THURSDAY, Jan. 24 (HealthDay News) -- Performing small acts of kindness and gratitude can make people happier, researchers believe, but how this occurs is more of a puzzle.
Sonja Lyubomirsky, a professor of psychology at the University of California, Riverside, has studied happiness for more than 20 years. She and others know that positive activities boost positive emotions, thoughts and behavior, in turn improving well-being.
Now, how people can deliberately change their thinking and practices to bliss out to the max is her focus.
"I have evidence that the dosage of an activity is important," she said.
Reviewing past studies on happiness, including some of her own research, Lyubomirsky concluded there is no single prescription for happiness-boosting acts of kindness.
Variety, frequency and motivation all play a role, she said.
How often you perform the behaviors influences happiness, Lyubomirsky found, but not always in the way you may think. Studying the effect of counting your blessings on happiness, for instance, she found doing so once a week was ideal for making people happier.
"Doing it three times a week gave no extra benefit," she said.
Her research, presented at the recent annual meeting of the Society for Personality and Social Psychology in New Orleans, found that performing other positive acts once a week led to the most happiness. That could be because many routines, such as worshipping and even TV, occur weekly, she said.
Performing a variety of kind and grateful behaviors helps maximize happiness, too, whereas repeatedly doing the same act of kindness may lose its ability to boost happiness, she said.
"We did one study where we had people do acts of kindness over 10 weeks," she said. The acts could be similar or varied. For instance, someone who usually refused to take out the trash might offer to do so. That made them happier initially, she said, but it worked better in terms of happiness when they varied the activity.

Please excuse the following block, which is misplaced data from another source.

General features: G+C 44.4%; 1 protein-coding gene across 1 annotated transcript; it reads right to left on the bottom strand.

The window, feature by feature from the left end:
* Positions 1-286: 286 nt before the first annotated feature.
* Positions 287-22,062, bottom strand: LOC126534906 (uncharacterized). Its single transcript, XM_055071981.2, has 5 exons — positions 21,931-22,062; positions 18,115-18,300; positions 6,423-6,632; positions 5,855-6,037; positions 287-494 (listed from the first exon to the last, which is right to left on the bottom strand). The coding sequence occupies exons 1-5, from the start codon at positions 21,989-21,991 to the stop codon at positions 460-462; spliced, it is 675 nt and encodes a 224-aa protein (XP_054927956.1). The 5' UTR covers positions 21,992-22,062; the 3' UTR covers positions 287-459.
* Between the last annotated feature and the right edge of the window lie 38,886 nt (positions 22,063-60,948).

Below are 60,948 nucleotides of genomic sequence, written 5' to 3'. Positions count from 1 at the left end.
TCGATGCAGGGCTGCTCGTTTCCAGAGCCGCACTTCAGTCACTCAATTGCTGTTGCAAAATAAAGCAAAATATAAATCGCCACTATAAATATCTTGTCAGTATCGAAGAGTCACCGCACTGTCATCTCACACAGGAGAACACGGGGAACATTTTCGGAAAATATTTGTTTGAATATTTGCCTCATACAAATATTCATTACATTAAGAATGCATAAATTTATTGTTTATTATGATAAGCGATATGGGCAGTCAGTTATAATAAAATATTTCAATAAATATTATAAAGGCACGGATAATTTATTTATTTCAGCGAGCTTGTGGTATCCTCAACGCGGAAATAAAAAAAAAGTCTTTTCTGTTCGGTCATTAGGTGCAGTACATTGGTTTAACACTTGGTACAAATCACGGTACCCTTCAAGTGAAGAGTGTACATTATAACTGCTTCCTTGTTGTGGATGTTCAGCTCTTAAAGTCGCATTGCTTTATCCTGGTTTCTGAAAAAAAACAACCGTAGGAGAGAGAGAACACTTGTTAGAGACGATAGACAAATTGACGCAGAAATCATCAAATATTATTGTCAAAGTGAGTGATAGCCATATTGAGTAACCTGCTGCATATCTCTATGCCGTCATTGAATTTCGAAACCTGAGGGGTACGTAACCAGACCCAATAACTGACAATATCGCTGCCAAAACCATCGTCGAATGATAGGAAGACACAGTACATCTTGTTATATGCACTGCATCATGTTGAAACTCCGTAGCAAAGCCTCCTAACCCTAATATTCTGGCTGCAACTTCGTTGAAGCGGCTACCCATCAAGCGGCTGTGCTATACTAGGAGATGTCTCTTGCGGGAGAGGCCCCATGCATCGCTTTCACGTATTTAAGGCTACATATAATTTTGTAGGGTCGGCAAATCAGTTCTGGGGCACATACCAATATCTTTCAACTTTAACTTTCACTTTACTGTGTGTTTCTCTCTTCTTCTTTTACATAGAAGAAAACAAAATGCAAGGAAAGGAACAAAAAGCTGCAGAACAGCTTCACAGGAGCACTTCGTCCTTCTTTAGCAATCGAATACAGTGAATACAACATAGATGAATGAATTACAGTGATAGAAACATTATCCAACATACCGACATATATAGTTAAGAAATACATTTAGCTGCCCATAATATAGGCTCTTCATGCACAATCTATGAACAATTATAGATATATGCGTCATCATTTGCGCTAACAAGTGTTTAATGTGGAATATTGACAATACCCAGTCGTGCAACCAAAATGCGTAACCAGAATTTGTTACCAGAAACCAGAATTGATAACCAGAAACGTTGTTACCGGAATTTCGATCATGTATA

Picking your own positive behavior, such as performing an act of kindness, promises to make you more likely to vary the activity, she also found.
Feeling you have social support for your actions also influences how much positive behaviors, such as expressing gratitude, will boost your happiness, she said. And gaining support through social media works as well as face-to-face "hurrahs," she added.
Commenting on the study, James Maddux, university professor emeritus of psychology at George Mason University, said he thinks "the message is, for these kinds of activities, it's not a matter of one-size-fits-all."
"You start with these general strategies," he said of behaviors such as performing kind acts. "X seems to work for most of the people most of the time."
The next focus, he agreed, is to tease out which differences in people affect the degree of happiness produced, as Lyubomirsky is doing.
Once people figure that out on an individual level, the research suggests they can expect their positive acts to repay them with even more happiness, he said.
Experts note that data and conclusions presented at meetings are typically considered preliminary until published in a peer-reviewed journal.
For more about happiness, visit the Social Psychology Network.
SOURCES: Sonja Lyubomirsky, Ph.D., professor, psychology, University of California, Riverside; James Maddux, Ph.D., university professor emeritus, department of psychology, George Mason University, Fairfax, Va.; Jan. 18, 2013, presentation, Society for Personality and Social Psychology annual meeting, New Orleans
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